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Idaho is known as the potato capital of the world, an agricultural tradition that is celebrated by the Idaho Potato Museum. The museum is located in the former Short Line Railroad Depot, a historic railroad building that was built between 1903 and 1913. The depot was purchased by Union Pacific Railroad. As rail traffic declined in the late 1970s, the Union Pacific donated the building to the residents of Blackfoot. After years of planning, the Idaho Potato Museum opened in 1988.

  • The large potato that denotes the name of the Idaho Potato Museum, located in Blackfoot, Idaho.
  • The welcome sign outside of the Idaho Potato Museum
The Idaho Potato Museum is located in the former Oregon Short Line Railroad Depot. After Union Pacific Railroad donated the building to the residents of Blackfoot, it became home to a museum dedicated to the state's unique agricultural history. The museum opened in the summer of 1988 for a trial run. The trial was a success, with the first exposition bringing in roughly 2,000 visitors from Blackfoot and surrounding areas. The first opening had placeholders instead of displays that included tabs and signs with ideas for exhibits. In 1989, the museum officially opened for tourists, with the first public opening drawing in over 5,000 visitors.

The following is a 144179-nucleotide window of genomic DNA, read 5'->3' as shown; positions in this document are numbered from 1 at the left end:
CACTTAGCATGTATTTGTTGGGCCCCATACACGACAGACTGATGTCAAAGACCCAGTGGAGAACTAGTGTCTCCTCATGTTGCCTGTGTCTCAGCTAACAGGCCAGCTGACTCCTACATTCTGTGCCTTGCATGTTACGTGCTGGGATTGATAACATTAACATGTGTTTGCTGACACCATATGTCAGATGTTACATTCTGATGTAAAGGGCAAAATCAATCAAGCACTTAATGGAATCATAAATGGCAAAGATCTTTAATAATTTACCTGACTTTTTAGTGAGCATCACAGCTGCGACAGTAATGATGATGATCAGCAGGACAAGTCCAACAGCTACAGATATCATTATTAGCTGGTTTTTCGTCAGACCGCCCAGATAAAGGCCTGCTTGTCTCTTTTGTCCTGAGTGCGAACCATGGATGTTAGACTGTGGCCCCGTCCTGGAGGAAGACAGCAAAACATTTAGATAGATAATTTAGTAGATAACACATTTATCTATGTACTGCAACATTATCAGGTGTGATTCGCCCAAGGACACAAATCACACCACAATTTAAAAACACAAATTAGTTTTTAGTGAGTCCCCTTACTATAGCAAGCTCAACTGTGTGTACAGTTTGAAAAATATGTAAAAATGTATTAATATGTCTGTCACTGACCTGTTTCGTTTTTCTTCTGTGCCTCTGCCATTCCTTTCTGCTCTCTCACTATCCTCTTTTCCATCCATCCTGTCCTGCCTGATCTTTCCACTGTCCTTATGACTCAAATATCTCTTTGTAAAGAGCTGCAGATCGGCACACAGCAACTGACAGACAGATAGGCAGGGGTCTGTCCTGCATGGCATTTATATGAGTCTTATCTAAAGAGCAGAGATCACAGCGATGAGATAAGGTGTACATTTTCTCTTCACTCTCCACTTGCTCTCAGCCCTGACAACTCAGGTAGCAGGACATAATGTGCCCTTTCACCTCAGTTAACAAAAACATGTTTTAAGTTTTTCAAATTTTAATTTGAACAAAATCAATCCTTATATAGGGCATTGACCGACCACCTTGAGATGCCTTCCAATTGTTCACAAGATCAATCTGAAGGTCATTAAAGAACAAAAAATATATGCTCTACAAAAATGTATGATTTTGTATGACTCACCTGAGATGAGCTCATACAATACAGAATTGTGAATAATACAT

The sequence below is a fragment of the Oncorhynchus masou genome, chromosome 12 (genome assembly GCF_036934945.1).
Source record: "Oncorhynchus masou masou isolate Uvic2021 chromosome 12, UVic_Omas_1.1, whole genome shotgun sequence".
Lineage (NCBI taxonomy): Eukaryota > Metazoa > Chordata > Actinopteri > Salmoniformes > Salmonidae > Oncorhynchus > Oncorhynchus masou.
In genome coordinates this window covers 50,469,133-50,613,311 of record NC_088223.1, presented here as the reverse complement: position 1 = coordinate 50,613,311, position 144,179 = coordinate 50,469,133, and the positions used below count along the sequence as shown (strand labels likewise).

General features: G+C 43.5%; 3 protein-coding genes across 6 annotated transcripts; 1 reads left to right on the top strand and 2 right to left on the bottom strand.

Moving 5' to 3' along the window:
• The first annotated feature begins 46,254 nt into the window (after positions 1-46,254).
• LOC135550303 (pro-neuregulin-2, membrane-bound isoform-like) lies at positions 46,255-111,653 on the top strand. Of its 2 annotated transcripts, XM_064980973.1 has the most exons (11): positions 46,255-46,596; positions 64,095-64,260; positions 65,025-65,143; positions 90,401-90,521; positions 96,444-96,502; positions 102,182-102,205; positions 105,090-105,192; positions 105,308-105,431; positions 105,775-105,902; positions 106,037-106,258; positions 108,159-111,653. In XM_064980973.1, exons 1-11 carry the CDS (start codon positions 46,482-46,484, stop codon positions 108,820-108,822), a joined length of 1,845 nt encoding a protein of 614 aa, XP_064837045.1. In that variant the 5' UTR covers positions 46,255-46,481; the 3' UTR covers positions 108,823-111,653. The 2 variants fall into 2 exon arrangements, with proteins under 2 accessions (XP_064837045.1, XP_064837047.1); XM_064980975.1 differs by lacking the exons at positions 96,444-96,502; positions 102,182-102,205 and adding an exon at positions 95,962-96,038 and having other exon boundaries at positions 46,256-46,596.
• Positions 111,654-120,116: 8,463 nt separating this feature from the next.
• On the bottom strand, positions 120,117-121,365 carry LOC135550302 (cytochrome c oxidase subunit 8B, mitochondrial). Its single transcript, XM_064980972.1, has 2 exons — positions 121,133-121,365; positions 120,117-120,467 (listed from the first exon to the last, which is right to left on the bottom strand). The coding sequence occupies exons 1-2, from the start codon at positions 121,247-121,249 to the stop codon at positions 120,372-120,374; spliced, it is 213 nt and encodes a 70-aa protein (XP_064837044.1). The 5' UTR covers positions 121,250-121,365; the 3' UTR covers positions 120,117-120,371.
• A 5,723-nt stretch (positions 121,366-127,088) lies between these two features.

The museum was the site for the potato expo; however in 2002, the potato exposition board was officially dissolved and is now known as the Potato Museum Inc., and trades under the name Idaho Potato Expo.

Exhibits in the museum include the largest potato crisp (measuring in at 25 and 14 inches big, and donated by the company Pringles of Procter and Gamble), a timeline of potato consumption in the United States, and many more. The museum also features a gift shop that sells many potato themed gifts and merchandise1
"Idaho Potato Museum." Wikipedia. Wikimedia Foundation, 21 May 2015. Web. 12 Nov. 2015. .